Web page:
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Singer sues retailer over allegedly copycat social media posts

News and Notes Focused on the 3 Public Faces of IP Law

  • Brand Image Protection - Trademark Law
  • Visual Image Protection - Copyright Law
  • Personal Image Protection - Right of Publicity Law

The Image Protection Law blog has been created in order to share stories and information on the legal aspects of: 1) the marketplace reputation of a company or product captured in its trademark, 2) published or publicly-displayed artwork, photography, and any created visual design, and 3) use of a person's photograph or likeness for product promotion or other commercial purposes.

The "IP3" share at least one thing in common: Image is everything. In these posts let's look at what that means in the realm of intellectual property in the news, but let's also be prepared to explore if there's something more beyond "everything." Don't forget, the intellectual in "intellectual property" doesn't mean smart or brainy, although by nature true creators often are. The word is used to refer to any creation, i.e., a "product of the mind." While this blog will be regularly updated, you are encouraged to share your thoughts on these posts.

Pop star Ariana Grande has filed a federal lawsuit against retailer Forever 21 and an affiliate because of social media and website postings she alleges copied elements of her music videos of the chart-topping song “7 Rings” and of the song “Thank U, Next,” according to The New York Times. The Times article includes pictures of the images in controversy from her complaint, including use of a lookalike model, similar clothing and other imagery resembling that used in Grande’s video.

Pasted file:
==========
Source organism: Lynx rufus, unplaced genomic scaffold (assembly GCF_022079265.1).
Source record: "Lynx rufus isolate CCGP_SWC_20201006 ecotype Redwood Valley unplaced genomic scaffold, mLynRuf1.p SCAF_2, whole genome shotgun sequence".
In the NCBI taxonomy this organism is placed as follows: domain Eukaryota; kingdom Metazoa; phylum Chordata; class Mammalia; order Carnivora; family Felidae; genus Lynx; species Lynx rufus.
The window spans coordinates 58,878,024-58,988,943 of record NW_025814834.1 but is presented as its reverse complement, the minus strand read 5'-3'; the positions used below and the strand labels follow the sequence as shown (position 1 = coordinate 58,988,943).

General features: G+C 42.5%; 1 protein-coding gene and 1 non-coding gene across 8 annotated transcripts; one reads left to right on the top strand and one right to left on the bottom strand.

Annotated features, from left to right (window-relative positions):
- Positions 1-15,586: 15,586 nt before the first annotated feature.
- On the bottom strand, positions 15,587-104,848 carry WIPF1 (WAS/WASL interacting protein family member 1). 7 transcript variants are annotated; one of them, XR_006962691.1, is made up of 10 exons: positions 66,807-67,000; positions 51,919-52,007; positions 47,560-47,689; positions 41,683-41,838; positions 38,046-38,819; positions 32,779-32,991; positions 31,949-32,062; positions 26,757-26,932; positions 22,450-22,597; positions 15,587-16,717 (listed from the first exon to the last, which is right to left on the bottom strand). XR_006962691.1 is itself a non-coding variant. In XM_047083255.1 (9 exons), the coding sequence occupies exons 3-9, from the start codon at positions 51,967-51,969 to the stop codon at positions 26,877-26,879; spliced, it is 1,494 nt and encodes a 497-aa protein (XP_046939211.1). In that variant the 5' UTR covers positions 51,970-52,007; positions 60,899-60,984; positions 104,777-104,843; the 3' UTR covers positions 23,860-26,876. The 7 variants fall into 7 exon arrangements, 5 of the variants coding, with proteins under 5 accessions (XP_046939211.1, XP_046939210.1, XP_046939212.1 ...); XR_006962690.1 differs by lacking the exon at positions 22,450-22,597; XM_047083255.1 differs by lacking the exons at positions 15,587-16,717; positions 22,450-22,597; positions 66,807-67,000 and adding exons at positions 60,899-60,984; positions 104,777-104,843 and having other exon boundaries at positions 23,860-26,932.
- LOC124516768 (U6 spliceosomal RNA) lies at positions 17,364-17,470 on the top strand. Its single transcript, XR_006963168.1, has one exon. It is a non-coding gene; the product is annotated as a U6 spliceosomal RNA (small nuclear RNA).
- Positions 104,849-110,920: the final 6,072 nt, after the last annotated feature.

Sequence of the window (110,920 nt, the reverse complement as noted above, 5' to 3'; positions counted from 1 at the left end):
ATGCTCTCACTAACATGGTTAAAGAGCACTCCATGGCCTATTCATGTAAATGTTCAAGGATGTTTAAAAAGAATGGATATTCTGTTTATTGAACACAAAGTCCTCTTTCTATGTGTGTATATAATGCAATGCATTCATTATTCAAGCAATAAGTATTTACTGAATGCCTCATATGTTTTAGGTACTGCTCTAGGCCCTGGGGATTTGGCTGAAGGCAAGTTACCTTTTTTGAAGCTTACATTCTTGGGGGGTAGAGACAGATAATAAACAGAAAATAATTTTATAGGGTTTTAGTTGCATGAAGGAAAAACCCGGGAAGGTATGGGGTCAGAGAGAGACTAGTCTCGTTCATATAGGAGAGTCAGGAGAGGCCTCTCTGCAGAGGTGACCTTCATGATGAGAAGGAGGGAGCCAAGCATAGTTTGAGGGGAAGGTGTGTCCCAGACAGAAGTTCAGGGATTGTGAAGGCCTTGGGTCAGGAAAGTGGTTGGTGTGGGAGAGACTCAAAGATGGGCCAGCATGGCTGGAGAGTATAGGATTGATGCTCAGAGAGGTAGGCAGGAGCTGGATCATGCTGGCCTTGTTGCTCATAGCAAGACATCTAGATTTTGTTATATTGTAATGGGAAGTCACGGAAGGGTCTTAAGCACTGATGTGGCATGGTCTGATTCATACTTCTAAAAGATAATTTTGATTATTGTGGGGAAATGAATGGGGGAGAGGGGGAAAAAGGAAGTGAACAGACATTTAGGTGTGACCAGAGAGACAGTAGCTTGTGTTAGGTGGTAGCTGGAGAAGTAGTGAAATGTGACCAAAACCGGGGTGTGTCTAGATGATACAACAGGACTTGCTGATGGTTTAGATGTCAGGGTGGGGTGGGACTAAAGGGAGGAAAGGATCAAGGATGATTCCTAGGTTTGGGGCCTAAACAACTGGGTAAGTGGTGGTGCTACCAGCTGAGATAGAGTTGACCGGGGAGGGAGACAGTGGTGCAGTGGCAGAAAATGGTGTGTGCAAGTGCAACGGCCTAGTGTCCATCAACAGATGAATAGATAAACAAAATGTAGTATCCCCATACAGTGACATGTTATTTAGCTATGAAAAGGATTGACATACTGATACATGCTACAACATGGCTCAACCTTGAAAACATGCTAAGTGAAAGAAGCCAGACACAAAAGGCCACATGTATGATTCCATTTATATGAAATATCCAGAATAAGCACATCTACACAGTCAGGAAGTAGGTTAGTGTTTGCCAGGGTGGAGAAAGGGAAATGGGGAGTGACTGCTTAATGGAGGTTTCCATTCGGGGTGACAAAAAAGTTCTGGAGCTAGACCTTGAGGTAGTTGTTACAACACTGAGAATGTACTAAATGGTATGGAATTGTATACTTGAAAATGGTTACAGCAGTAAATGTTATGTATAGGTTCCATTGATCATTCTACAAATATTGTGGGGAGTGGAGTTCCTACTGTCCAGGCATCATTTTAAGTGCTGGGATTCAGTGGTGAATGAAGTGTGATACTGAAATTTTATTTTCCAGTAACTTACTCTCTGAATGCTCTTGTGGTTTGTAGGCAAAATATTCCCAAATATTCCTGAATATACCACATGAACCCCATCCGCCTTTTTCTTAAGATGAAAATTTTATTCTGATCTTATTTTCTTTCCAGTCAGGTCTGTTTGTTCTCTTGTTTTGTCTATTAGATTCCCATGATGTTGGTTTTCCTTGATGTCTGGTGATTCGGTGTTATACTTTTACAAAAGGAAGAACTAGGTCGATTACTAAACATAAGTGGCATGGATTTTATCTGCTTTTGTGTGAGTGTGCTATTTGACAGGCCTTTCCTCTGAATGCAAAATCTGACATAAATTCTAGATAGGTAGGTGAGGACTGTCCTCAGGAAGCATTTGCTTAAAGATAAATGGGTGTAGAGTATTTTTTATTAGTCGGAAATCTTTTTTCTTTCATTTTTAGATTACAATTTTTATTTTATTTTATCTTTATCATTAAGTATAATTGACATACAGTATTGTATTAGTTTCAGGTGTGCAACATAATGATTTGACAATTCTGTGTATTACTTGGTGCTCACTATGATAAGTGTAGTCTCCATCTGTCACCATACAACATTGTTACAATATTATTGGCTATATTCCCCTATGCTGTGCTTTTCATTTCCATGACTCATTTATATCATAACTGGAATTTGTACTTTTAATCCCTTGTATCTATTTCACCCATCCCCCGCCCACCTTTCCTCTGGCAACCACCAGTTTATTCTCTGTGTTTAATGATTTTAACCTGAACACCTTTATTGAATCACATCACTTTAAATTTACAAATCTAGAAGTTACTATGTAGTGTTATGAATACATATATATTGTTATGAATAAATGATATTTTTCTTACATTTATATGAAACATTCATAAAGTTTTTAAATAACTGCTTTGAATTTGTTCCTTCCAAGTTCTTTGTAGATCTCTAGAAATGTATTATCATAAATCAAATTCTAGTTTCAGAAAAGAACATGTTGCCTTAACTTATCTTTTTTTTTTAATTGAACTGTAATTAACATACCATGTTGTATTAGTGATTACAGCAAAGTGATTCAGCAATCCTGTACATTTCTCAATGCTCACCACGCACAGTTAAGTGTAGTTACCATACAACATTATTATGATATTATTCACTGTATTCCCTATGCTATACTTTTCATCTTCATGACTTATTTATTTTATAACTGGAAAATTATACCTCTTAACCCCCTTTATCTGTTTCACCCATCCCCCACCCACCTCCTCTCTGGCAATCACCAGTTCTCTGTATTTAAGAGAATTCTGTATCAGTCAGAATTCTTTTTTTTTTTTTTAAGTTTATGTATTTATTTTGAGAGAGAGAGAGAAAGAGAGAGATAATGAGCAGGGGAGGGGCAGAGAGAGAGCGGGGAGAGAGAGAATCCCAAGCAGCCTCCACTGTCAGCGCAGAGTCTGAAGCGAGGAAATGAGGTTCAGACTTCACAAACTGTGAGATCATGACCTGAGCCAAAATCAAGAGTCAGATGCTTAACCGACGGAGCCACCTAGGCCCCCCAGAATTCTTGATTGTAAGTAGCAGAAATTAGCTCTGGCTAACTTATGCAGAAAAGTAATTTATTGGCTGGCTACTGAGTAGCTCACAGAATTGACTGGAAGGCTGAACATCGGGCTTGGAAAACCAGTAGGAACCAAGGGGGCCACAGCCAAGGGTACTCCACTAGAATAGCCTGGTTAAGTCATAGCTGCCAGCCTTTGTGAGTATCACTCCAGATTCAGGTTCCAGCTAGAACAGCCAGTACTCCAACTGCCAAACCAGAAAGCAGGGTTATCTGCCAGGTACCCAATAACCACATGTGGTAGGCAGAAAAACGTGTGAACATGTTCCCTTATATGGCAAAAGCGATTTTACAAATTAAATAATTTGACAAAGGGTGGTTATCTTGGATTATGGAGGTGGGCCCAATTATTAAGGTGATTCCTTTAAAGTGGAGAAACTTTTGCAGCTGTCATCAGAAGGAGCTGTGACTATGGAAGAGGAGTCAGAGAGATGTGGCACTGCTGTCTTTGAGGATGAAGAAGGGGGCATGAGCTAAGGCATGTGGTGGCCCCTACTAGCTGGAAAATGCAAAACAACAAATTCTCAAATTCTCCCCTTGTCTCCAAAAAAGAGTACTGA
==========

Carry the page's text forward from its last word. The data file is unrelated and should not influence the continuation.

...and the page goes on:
Reuters says the complaint alleges that the defendant companies “misappropriated at least 30 images and videos, including by using audio and lyrics.”

The singer is asking for $10 million in damages in the suit filed in federal court in Los Angeles for false endorsement, violation of the right of publicity, copyright infringement and trademark infringement.

The right of publicity under California state law is a person’s right to the commercial use of their image, voice and persona, which others may not use for profit without permission.

Reuters further reported that Grande and Forever 21 had been in negotiations for a potential joint marketing project in which the singer would endorse the retailer, but she pulled out when they could not agree on a price tag for the endorsement.

Forever 21 declined comment on the pending suit as dictated by company policy but said in a statement that although they dispute her allegations, they are “huge supporters” and have “worked with her licensing company” for the last two years, according to Reuters.

We will keep an eye on this lawsuit and report significant developments to readers in this space.

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